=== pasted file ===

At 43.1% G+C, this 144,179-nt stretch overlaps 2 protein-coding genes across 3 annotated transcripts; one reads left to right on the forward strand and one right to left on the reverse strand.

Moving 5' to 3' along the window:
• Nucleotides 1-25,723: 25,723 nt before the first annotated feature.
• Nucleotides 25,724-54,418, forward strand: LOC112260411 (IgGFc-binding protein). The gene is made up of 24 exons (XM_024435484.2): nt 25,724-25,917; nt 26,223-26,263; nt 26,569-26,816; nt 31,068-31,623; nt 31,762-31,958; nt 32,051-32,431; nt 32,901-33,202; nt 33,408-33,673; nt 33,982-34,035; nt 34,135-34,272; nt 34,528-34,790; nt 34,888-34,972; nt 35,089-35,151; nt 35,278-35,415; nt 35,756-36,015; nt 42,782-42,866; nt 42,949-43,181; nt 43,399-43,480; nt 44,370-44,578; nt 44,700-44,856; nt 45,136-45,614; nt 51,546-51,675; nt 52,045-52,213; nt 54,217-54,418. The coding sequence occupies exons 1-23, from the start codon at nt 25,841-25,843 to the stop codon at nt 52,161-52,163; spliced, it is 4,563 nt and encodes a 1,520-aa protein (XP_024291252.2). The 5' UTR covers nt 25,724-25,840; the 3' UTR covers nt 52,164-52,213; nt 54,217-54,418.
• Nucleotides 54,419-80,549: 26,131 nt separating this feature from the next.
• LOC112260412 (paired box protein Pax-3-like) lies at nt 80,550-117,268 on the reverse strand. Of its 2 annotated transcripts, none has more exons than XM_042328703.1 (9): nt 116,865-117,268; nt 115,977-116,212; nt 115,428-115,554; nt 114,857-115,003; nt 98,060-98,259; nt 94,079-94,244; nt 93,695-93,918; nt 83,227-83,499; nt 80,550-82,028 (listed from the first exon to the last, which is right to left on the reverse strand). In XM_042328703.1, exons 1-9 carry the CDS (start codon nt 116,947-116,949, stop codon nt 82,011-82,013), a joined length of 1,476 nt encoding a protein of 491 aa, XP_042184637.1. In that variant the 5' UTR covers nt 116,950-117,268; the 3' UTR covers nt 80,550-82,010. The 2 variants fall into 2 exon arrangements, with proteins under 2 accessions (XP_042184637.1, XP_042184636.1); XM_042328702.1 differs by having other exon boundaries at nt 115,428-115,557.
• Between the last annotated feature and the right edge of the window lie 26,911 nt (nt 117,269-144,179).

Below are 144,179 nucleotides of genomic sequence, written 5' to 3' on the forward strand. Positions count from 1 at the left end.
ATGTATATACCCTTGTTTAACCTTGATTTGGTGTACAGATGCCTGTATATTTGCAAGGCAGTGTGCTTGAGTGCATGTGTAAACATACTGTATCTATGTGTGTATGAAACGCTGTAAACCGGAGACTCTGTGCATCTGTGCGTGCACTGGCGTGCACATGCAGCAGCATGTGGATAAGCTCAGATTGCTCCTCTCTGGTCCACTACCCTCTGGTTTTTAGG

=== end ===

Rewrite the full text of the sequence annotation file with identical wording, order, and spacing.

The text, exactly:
At 43.1% G+C, this 144,179-nt stretch overlaps 2 protein-coding genes across 3 annotated transcripts; one reads left to right on the forward strand and one right to left on the reverse strand.

Moving 5' to 3' along the window:
• Nucleotides 1-25,723: 25,723 nt before the first annotated feature.
• Nucleotides 25,724-54,418, forward strand: LOC112260411 (IgGFc-binding protein). The gene is made up of 24 exons (XM_024435484.2): nt 25,724-25,917; nt 26,223-26,263; nt 26,569-26,816; nt 31,068-31,623; nt 31,762-31,958; nt 32,051-32,431; nt 32,901-33,202; nt 33,408-33,673; nt 33,982-34,035; nt 34,135-34,272; nt 34,528-34,790; nt 34,888-34,972; nt 35,089-35,151; nt 35,278-35,415; nt 35,756-36,015; nt 42,782-42,866; nt 42,949-43,181; nt 43,399-43,480; nt 44,370-44,578; nt 44,700-44,856; nt 45,136-45,614; nt 51,546-51,675; nt 52,045-52,213; nt 54,217-54,418. The coding sequence occupies exons 1-23, from the start codon at nt 25,841-25,843 to the stop codon at nt 52,161-52,163; spliced, it is 4,563 nt and encodes a 1,520-aa protein (XP_024291252.2). The 5' UTR covers nt 25,724-25,840; the 3' UTR covers nt 52,164-52,213; nt 54,217-54,418.
• Nucleotides 54,419-80,549: 26,131 nt separating this feature from the next.
• LOC112260412 (paired box protein Pax-3-like) lies at nt 80,550-117,268 on the reverse strand. Of its 2 annotated transcripts, none has more exons than XM_042328703.1 (9): nt 116,865-117,268; nt 115,977-116,212; nt 115,428-115,554; nt 114,857-115,003; nt 98,060-98,259; nt 94,079-94,244; nt 93,695-93,918; nt 83,227-83,499; nt 80,550-82,028 (listed from the first exon to the last, which is right to left on the reverse strand). In XM_042328703.1, exons 1-9 carry the CDS (start codon nt 116,947-116,949, stop codon nt 82,011-82,013), a joined length of 1,476 nt encoding a protein of 491 aa, XP_042184637.1. In that variant the 5' UTR covers nt 116,950-117,268; the 3' UTR covers nt 80,550-82,010. The 2 variants fall into 2 exon arrangements, with proteins under 2 accessions (XP_042184637.1, XP_042184636.1); XM_042328702.1 differs by having other exon boundaries at nt 115,428-115,557.
• Between the last annotated feature and the right edge of the window lie 26,911 nt (nt 117,269-144,179).

Below are 144,179 nucleotides of genomic sequence, written 5' to 3' on the forward strand. Positions count from 1 at the left end.
ATGTATATACCCTTGTTTAACCTTGATTTGGTGTACAGATGCCTGTATATTTGCAAGGCAGTGTGCTTGAGTGCATGTGTAAACATACTGTATCTATGTGTGTATGAAACGCTGTAAACCGGAGACTCTGTGCATCTGTGCGTGCACTGGCGTGCACATGCAGCAGCATGTGGATAAGCTCAGATTGCTCCTCTCTGGTCCACTACCCTCTGGTTTTTAGG